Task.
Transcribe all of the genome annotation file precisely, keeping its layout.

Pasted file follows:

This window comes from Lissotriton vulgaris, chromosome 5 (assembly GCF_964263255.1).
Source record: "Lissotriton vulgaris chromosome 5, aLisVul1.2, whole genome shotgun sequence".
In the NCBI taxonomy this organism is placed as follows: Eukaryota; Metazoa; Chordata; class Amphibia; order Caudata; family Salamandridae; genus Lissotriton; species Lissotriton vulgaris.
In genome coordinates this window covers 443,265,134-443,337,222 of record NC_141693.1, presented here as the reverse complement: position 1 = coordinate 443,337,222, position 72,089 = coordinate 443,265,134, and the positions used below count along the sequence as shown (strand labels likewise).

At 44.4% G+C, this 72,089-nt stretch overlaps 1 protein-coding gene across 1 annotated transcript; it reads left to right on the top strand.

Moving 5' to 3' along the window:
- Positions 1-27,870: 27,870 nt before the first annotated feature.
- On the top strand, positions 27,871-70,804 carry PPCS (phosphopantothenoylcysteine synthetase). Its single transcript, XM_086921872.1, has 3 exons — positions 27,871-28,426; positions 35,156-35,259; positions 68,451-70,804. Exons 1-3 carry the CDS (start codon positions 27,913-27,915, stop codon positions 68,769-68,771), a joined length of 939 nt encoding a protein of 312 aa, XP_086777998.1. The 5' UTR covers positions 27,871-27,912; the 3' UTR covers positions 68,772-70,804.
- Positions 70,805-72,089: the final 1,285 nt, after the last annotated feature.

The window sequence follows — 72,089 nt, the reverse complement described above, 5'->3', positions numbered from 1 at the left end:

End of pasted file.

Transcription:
This window comes from Lissotriton vulgaris, chromosome 5 (assembly GCF_964263255.1).
Source record: "Lissotriton vulgaris chromosome 5, aLisVul1.2, whole genome shotgun sequence".
In the NCBI taxonomy this organism is placed as follows: Eukaryota; Metazoa; Chordata; class Amphibia; order Caudata; family Salamandridae; genus Lissotriton; species Lissotriton vulgaris.
In genome coordinates this window covers 443,265,134-443,337,222 of record NC_141693.1, presented here as the reverse complement: position 1 = coordinate 443,337,222, position 72,089 = coordinate 443,265,134, and the positions used below count along the sequence as shown (strand labels likewise).

At 44.4% G+C, this 72,089-nt stretch overlaps 1 protein-coding gene across 1 annotated transcript; it reads left to right on the top strand.

Moving 5' to 3' along the window:
- Positions 1-27,870: 27,870 nt before the first annotated feature.
- On the top strand, positions 27,871-70,804 carry PPCS (phosphopantothenoylcysteine synthetase). Its single transcript, XM_086921872.1, has 3 exons — positions 27,871-28,426; positions 35,156-35,259; positions 68,451-70,804. Exons 1-3 carry the CDS (start codon positions 27,913-27,915, stop codon positions 68,769-68,771), a joined length of 939 nt encoding a protein of 312 aa, XP_086777998.1. The 5' UTR covers positions 27,871-27,912; the 3' UTR covers positions 68,772-70,804.
- Positions 70,805-72,089: the final 1,285 nt, after the last annotated feature.

The window sequence follows — 72,089 nt, the reverse complement described above, 5'->3', positions numbered from 1 at the left end: